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Cabrera, Reyes, and Helsley: High Velocity and Low Chase Rates

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St Louis Cardinals v Cincinnati Reds - Game Two Photo by Dylan Buell/Getty Images

The St. Louis Cardinals have plenty of young, promising, high octane arms in the bullpen. Even though they have struggled recently, Alex Reyes and Genesis Cabrera have shined at times this season and are promising relievers that figure to have key roles in the future. Ryan Helsley is another pitcher who is still young and is armed with a heater that averages 97.4 miles per hour. Cabrera’s fastball averages an almost identical 97.5 mph, and Reyes’ fastball is a tick slower at 96.6 mph.

With such high fastball velocities, it seems that these pitchers should have strong chase rates. Hitters have less time to react to these pitches and identify them, so it seems that hitters should have a greater propensity to chase pitches out of the zone. Additionally, high velocity fastballs open the door for secondary pitches as the speed difference can disrupt the timing of a hitter. As a result, if a hitter is guarding against the fastball, he knows he has to swing earlier and when an offspeed or breaking pitch is thrown at him, he can swing before he accurately identifies where the pitch is going to land. Despite this, the trio of Cabrera, Reyes, and Helsley have struggled to force hitters to swing at pitches outside of the strike zone. Cabrera and Helsley are in just the 14th percentile in chase rate and Reyes is in the 27th percentile.

This is likely due to a variety of factors. To begin with, a pitcher has to throw strikes to tempt the hitter into chasing a pitch out of the strike zone. When a hitter is ahead in the count, he is less likely to chase and more likely to look for a pitch he can do damage with.

All three of these pitchers have struggled with walks this season as the lowest walk rate among the trio is Cabrera’s 12.4% (the highest is Reyes’ 16.6%). Additionally, each pitcher has a well below league average first pitch strike rate as Helsley’s 57.9% is the highest, but still almost 3% below the league average. Reyes and Cabrera are each nearly 10% below the league average.

By not throwing strikes consistently, these pitchers are hurting their ability to get hitters to expand the zone. It is not a coincidence that Genesis Cabrera’s best season in terms of chase rate (29%) came in 2019 when he posted the lowest walk rate of his professional career (11.1%). The same is true of Ryan Helsley as he had a chase rate of 29.3% in 2019, the same year that he posted a career low 7.8% walk rate. Alex Reyes has never had a chase rate above 26.6%, but he has also never had a walk rate below 12.2%.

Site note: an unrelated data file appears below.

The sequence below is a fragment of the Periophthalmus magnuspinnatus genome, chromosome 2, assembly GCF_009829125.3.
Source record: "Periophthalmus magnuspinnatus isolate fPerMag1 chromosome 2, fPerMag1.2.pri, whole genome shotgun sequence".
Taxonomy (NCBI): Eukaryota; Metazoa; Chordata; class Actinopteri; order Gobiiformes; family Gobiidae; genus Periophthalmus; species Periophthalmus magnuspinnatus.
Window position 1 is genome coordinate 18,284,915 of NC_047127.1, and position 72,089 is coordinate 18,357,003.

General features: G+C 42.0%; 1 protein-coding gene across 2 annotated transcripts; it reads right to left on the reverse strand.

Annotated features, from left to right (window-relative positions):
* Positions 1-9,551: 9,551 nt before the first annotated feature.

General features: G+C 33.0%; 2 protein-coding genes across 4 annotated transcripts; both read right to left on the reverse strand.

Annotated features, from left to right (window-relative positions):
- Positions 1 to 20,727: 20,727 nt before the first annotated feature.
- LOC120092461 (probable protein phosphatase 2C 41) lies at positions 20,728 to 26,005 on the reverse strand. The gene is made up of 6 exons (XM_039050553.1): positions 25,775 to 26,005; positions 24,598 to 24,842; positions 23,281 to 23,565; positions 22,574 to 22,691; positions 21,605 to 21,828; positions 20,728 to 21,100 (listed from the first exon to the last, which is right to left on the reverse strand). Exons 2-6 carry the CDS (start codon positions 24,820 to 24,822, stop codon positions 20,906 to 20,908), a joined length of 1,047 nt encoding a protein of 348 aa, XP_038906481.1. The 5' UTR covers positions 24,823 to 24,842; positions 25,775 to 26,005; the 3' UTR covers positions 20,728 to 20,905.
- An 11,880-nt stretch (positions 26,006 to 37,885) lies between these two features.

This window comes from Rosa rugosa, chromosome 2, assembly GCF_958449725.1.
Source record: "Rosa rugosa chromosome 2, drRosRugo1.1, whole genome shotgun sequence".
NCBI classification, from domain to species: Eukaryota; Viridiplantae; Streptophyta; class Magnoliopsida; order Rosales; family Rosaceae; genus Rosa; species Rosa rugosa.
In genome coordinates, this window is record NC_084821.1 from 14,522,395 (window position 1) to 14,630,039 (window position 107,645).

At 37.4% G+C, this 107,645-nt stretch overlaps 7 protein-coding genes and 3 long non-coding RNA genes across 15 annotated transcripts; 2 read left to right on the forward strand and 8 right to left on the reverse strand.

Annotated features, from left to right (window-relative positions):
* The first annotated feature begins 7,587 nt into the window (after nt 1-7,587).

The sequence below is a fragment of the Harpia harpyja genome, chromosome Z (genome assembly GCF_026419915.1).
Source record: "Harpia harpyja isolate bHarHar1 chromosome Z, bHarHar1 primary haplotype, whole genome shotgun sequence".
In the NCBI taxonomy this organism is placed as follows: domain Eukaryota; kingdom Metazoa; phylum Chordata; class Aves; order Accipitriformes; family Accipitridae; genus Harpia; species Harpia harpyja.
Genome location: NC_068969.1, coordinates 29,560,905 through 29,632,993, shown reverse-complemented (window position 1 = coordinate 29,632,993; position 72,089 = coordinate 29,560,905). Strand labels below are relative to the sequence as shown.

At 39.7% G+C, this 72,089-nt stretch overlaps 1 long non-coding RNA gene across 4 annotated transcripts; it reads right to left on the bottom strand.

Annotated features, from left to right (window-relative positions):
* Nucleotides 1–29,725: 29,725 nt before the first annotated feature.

Improved control not only leads to more walks, but it could help these pitchers entice hitters to swing at more pitches off the plate. This is turn leads to better results for the pitchers, since pitches off the plate are generally more difficult to hit with authority.

Giovanny Gallegos helps to further emphasize this point. The right hander has always generated strong chase rates (career 34.5%) and has always had strong control (career 6% walk rate). He is an interesting comparison to these younger flamethrowers, and particularly Reyes, because he averages a solid, but more that two miles per hour slower, 94.3 mph on his fastball and also throws a good slider. TJ McFarland is another interesting example because his chase rate of 33.7% is well above average even though he averages less than 90 miles per hour on his fastball. He appears to get hitters to expand the zone with movement, and his pinpoint control (5.7% walk rate) helps him do that.

Besides a lack of control, there is another factor working against Cabrera, Reyes, and Helsley, and that is the fact that faster pitchers are (generally) straighter. This makes it difficult to force hitters to expand the zone as it is easier to envision where the pitch will land, even if there is less time to see it.

T.J. McFarland can help show this as the left hander’s arsenal primarily consists of an 88.7 mph sinker with an extra 7.7 inches of drop and 1.7 of run compared to the average sinker. He also throws a changeup with an extra 4.4 inches of drop and 1.5 inches of run. These pitches might not make many hitters miss, but the near-elite movement on them makes plenty of hitters chase.

There is potential for Cabrera, Reyes, and Helsley, though. All of them get good ‘rise’ on their four seam fastballs, especially Cabrera and Reyes. This can make hitters more likely to chase pitches above the zone as these pitches will not drop as much as the hitter might be expecting them to.

Genesis Cabrera also throws a curveball that drops 2.8 inches more than average, and Alex Reyes gets above average drop and run on both his slider and his curveball. Combined with their fastballs, these pitches could entice hitters to expand the zone. If Cabrera, Reyes, and Helsley could improve their control, then they would not only walk fewer batters, but they could also entice hitters into expanding the zone, which could, in turn, improve these pitchers’ results on contact.